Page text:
According to Luis Quintans, BadLand’s CEO, it will eventually pay back the money, but needs time. “In short, this [judgment] says that we have to pay to Limited Run, which is what we are willing to do from the beginning,” Quintans told GamesIndustry.biz. “But for that Limited Run has to want to talk to us and keep in mind that it is not possible to face all the payments at once.”

Fairhurst said on Twitter that now that Limited Run has sued BadLand and won, it cannot make such a deal. “Accepting a payment plan would invalidate our lawsuit and give BadLand a chance to not pay,” he wrote.

Limited Run will be releasing the Multiverse Edition of Axiom Verge on March 29 for Wii U after partnering directly with Happ and Adelman. According to Adelman, they too are pursuing a lawsuit against Badland for the $200,000 they believe the publisher owes them, but “the international nature of the suit” is making it “hard to make headway.”

“It’s frustrating to see @BadLand_Publish tweet about new games they’re releasing, no doubt funded with the money they owe LRG and Tom Happ,” Adelman wrote.

Source: Kotaku.com

Fortnite Dance Lawsuits Dropped, At Least For Now

On March 4 the U.S. Supreme Court ruled that people must complete their registration with the Copyright Office before they can sue for copyright infringement. As a result, lawsuits against the makers of Fortnite, Epic Games, over certain dance emotes available in the game have been dropped until the Copyright Office’s review of the dances involved is complete.

“The recent U.S. Supreme Court decision in Fourth Estate Public Benefit Corp. v. Wall-Street.com brought forth a major change in copyright law in much of the country,” David Hecht, the attorney representing rapper 2 Milly, Fresh Prince actor Alfonso Ribeiro, and four others in lawsuits against Epic Games, told Kotaku in an email. “Previously, plaintiffs could file copyright infringement lawsuits as soon as they applied for a registration with the Copyright Office. Now, plaintiffs have to wait for the Copyright Office to act on that application before filing suit, which, as a result of its backlog, can sometimes take many months.”

The string of lawsuits began last December with 2 Milly suing Epic for putting his Milly Rock dance in Fortnite in June of 2018 in the form of the “Swipe It” emote. Ribeiro then filed a lawsuit against the game company a couple weeks later over Fortnite’s “Fresh” emote which lifts his iconic Carlton dance from The Fresh Prince of Bel-Air. Since then, others, including the Instagramer known as Backpack Kid, have also filed lawsuits claiming Epic stole their dances.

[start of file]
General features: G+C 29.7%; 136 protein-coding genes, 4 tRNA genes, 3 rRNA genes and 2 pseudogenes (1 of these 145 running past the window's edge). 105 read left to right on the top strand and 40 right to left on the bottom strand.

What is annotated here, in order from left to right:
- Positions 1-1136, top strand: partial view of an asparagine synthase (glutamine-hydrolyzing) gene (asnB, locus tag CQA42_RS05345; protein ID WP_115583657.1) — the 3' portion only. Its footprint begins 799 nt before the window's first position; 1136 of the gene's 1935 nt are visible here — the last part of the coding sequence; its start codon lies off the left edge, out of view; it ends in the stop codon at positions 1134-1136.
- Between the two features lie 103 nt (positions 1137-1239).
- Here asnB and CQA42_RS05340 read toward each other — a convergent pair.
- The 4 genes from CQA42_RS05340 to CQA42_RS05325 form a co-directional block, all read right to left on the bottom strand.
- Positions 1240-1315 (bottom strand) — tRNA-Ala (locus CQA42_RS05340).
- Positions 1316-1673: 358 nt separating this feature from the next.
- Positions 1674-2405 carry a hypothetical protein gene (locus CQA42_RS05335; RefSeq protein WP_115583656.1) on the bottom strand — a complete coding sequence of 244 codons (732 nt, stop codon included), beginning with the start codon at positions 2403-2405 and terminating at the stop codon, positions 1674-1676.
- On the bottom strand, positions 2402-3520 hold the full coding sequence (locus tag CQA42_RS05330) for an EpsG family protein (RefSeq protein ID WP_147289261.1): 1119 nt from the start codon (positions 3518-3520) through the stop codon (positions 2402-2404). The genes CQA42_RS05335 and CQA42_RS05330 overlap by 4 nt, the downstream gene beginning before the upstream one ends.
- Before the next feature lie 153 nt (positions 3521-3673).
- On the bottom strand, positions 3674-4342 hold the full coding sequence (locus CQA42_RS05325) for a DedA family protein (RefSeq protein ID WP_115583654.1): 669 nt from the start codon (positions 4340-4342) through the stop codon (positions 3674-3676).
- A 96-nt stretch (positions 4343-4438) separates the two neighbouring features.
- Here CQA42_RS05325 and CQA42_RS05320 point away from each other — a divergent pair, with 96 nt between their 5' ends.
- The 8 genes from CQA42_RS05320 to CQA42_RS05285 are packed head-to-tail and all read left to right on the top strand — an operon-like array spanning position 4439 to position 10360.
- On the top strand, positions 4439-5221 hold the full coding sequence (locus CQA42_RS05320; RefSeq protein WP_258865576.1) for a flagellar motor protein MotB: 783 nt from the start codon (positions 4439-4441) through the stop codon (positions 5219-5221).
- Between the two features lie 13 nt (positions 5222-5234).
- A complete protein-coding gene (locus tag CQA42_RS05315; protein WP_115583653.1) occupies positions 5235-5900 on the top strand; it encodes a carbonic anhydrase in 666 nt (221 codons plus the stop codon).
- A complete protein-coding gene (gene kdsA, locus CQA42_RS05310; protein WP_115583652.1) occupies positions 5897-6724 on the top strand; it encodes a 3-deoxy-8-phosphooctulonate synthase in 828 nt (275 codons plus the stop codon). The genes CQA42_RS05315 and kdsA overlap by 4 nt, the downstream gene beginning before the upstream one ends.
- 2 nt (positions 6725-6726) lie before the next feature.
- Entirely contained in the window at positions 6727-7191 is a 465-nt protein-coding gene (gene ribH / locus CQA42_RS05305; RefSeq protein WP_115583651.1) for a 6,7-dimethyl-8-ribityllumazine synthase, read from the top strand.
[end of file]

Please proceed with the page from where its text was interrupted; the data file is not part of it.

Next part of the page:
In February, Epic Games responded to the claims in the 2 Milly lawsuit with a motion to dismiss, arguing both that the Milly Rock was too simple a dance move to be protected as choreography under the Copyright Act of 1976 and also that it differed from the Swipe It emote that appears in Fortnite.

The company also shared correspondence with the court at that time that showed Ribeiro’s claim had been denied by the Copyright Office, which decided the Carlton was only a “simple dance routine” and thus couldn’t be copyrighted. A registered copyright is not required in order to sue for copyright infringement, although having one certainly helps. Following the Supreme Court’s latest ruling, however, the Copyright Office must now at least finish processing a registration request before someone can go forward with a lawsuit.

“To best conform with the law as it stands in light of the Supreme Court decision, our clients have dismissed their current lawsuits and will refile them,” said Hecht. “We will continue to vigorously fight for our clients’ rights against those who wrongly take their creations without permission and without compensation.”

A spokesperson for Epic Games declined to comment. 

Source: Kotaku.com

Pokémon GO Lawsuit Settlement Might Lead To Some Pokéstops And Gyms Being Removed

Pokémon GO creator Niantic is looking to end a lawsuit that was first started back in 2016, during the height of Pokémon GO’s popularity. The suit was filed by numerous homeowners who believed the company had caused players to trespass onto their property to catch Pokémon or activate Pokéstops.

As reported by The Hollywood Reporter, The homeowners are proposing a settlement, which if accepted by a judge in California, would force Niantic to implement new features and restrictions into the popular mobile game.

The features are listed below.

  • Upon complaints of nuisance or trespass and demands of the removal of a “PokéStop” or “Gym,” the company will make commercially reasonable efforts to resolve the complaint and communicate a resolution within 15 days.
  • Owners of single-family residential properties get rights of removal within 40 meters of their properties.
  • Niantic will maintain a database of complaints in an attempt to avoid poor placement of these virtual creatures.
  • When Niantic’s system detects a raid of more than 10 players congregating, a warning message will appear on their screens reminding them to be courteous and respectful of surroundings.
  • Niantic is also working with user-reviewers and mapping services like Google Maps to also mitigate any problems plus maintaining a mechanism so that park authorities can request a park’s hours of operation be honored.